Karl Rove, again

Plamegate meets the prosecutor purge.


Tim Grieve
April 13, 2007 4:57PM (UTC)

Before we get too much further on the question of those missing White House e-mails, let's stop for a moment to remember this: As things currently stand, the White House wouldn't turn them over to Congress even if it could find them.

White House counsel Fred Fielding made that point in no uncertain terms Thursday in a letter to House Oversight Committee chairman Henry Waxman. As the New York Times reports today, Fielding wrote that the White House would produce the e-mails only as part of a "carefully and thoughtfully considered package of accommodations," which is to say, as part of the deal Fielding has offered in which Congress would get private, transcript-free interviews -- but no sworn public testimony -- from Harriet Miers, Karl Rove and others who have been implicated in last year's prosecutor purge.

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And why is the White House so resistant to the idea of Rove & Co. having to testify in public and under oath? The Times sheds a little light on that, too. As we've noted previously, the White House and/or the RNC changed e-mail policies in 2004 so that White House officials' RNC e-mails would no longer be deleted automatically after 30 days. The change may have come as a result of Patrick Fitzgerald's investigation into the outing of Valerie Plame, an investigation that, at that point and long after, focused, to a considerable degree, on Rove's role in leaking Plame's identity to reporters and his failure to testify honestly about it before a federal grand jury.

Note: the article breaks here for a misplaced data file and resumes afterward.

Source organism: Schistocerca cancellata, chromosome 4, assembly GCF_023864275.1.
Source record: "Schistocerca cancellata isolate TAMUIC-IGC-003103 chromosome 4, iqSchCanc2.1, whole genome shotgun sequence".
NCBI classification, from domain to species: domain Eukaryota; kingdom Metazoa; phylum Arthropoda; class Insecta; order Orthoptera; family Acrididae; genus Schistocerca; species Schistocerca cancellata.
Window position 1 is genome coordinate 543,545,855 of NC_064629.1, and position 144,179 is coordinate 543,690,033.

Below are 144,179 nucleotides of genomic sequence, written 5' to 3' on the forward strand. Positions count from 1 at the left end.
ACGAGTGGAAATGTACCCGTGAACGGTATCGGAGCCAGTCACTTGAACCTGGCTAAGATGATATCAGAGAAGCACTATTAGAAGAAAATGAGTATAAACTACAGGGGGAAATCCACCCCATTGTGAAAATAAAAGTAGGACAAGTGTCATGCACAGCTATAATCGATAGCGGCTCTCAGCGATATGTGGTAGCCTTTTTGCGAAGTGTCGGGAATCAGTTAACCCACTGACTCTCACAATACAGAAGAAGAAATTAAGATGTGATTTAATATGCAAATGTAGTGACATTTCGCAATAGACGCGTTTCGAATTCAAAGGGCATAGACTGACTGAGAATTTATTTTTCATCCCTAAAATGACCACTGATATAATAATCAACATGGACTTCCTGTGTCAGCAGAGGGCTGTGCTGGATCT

So what did Rove do in the face of the e-mail policy change? According to the Times, he continued to delete e-mail messages from the RNC's servers himself. In 2005, the paper says, the RNC changed its policy again, and Waxman is charging that the second change was made specifically to keep Rove from deleting e-mails that the White House or the RNC knew should be kept.

Which brings us to one more thing worth remembering now: Although Rove's lawyer announced last June that Fitzgerald had informed him that Rove wouldn't be indicted in the Plame case, Fitzgerald certainly hasn't ruled out the possibly completely. If Fitzgerald is learning for the first time now about Rove's faculty with the delete button, it strikes us as at least theoretically possible that congressional Democrats aren't the only ones who might be interested in what Rove would have to say under oath.


Tim Grieve

Tim Grieve is a senior writer and the author of Salon's War Room blog.

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